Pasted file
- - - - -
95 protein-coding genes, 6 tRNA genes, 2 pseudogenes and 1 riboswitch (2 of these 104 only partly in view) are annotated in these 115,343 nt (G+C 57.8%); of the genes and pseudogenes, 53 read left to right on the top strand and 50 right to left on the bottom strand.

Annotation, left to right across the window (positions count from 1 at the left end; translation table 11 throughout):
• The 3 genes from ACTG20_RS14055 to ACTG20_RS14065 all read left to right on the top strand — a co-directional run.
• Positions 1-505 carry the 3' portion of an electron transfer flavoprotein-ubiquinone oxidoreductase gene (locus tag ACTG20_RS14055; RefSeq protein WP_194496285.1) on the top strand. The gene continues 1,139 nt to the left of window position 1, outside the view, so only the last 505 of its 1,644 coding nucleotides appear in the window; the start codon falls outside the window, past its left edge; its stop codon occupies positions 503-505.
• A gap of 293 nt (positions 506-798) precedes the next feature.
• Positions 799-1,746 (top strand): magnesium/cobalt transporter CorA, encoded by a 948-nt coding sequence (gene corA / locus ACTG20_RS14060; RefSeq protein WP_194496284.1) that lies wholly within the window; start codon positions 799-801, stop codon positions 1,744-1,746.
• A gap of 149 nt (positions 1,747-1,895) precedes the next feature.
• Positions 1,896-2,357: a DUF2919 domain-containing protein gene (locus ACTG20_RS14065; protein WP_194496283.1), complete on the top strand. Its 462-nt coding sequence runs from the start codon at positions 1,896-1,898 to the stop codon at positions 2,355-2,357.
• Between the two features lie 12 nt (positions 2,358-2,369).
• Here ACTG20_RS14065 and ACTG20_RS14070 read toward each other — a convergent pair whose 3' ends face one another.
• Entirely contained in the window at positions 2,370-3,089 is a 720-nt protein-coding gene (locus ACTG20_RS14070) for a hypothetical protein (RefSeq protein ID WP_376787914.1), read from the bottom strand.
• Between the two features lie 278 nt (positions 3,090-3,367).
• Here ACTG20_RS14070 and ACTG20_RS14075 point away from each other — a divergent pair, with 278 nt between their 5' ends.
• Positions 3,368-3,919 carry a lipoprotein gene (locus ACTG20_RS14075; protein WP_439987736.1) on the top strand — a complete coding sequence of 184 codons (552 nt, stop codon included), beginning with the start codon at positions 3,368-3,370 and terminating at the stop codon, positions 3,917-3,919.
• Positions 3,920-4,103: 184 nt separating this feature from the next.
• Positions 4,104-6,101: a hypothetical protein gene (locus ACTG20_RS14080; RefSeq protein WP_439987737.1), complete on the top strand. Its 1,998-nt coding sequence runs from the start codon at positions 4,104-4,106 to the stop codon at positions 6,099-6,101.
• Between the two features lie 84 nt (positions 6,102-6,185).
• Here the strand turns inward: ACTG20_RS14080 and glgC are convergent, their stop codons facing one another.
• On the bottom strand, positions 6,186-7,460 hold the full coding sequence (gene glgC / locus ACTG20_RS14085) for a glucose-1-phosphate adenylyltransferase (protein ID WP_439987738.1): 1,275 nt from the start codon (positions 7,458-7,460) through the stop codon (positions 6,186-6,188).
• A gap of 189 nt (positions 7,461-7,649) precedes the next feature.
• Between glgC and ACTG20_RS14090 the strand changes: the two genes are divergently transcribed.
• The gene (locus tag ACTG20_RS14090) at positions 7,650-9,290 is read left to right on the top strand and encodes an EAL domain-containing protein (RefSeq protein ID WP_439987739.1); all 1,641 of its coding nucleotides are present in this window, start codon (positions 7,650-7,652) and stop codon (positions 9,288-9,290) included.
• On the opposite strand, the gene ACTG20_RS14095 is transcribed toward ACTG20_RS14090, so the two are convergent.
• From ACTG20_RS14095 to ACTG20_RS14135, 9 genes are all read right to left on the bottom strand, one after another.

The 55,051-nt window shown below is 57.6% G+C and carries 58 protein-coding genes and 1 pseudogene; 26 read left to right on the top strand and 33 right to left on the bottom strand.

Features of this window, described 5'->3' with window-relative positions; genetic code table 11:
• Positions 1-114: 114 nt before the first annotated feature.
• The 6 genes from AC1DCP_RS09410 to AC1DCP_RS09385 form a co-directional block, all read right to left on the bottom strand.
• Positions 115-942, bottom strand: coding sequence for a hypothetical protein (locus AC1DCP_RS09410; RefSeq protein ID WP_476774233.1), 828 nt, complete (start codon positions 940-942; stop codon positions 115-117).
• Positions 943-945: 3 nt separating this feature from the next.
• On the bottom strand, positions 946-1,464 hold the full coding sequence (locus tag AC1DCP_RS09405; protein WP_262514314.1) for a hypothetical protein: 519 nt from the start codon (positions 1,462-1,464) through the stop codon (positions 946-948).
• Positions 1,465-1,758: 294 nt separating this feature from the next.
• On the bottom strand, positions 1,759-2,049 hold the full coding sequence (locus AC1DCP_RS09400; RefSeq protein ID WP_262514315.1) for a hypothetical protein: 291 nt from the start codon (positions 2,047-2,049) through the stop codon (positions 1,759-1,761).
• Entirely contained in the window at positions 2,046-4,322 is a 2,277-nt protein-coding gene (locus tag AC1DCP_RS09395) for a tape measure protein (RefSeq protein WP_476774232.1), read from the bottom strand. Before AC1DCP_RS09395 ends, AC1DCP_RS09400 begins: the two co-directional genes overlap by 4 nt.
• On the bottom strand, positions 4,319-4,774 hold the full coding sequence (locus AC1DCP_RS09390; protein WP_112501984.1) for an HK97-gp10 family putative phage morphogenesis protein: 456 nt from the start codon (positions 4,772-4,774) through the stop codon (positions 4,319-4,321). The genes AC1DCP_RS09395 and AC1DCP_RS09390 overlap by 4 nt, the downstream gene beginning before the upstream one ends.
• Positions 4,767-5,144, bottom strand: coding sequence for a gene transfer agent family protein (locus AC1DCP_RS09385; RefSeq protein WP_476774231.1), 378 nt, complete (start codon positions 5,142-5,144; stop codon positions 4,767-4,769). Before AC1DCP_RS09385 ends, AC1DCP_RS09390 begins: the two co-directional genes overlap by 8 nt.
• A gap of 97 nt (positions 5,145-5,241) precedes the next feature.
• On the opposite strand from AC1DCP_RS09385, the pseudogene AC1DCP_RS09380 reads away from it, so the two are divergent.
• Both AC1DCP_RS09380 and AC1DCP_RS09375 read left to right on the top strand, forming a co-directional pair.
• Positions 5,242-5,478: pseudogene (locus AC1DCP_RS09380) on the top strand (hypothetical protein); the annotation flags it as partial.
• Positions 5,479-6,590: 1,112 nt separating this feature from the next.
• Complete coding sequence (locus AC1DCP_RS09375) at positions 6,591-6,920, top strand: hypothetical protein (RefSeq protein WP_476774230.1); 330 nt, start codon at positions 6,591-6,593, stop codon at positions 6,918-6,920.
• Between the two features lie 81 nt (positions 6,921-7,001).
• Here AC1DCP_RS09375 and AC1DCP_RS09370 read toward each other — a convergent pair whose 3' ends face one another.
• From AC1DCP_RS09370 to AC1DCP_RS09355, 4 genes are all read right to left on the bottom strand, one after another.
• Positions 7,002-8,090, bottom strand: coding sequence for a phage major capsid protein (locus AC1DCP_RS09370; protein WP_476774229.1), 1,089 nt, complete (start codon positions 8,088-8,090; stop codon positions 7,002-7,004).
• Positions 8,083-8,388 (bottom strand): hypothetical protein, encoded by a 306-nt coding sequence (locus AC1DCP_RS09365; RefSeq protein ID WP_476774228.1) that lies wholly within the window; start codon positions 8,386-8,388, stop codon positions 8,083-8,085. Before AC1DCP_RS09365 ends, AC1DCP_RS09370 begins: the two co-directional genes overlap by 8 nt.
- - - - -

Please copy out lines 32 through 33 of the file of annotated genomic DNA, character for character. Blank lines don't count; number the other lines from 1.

• Positions 1,465-1,758: 294 nt separating this feature from the next.
• On the bottom strand, positions 1,759-2,049 hold the full coding sequence (locus AC1DCP_RS09400; RefSeq protein ID WP_262514315.1) for a hypothetical protein: 291 nt from the start codon (positions 2,047-2,049) through the stop codon (positions 1,759-1,761).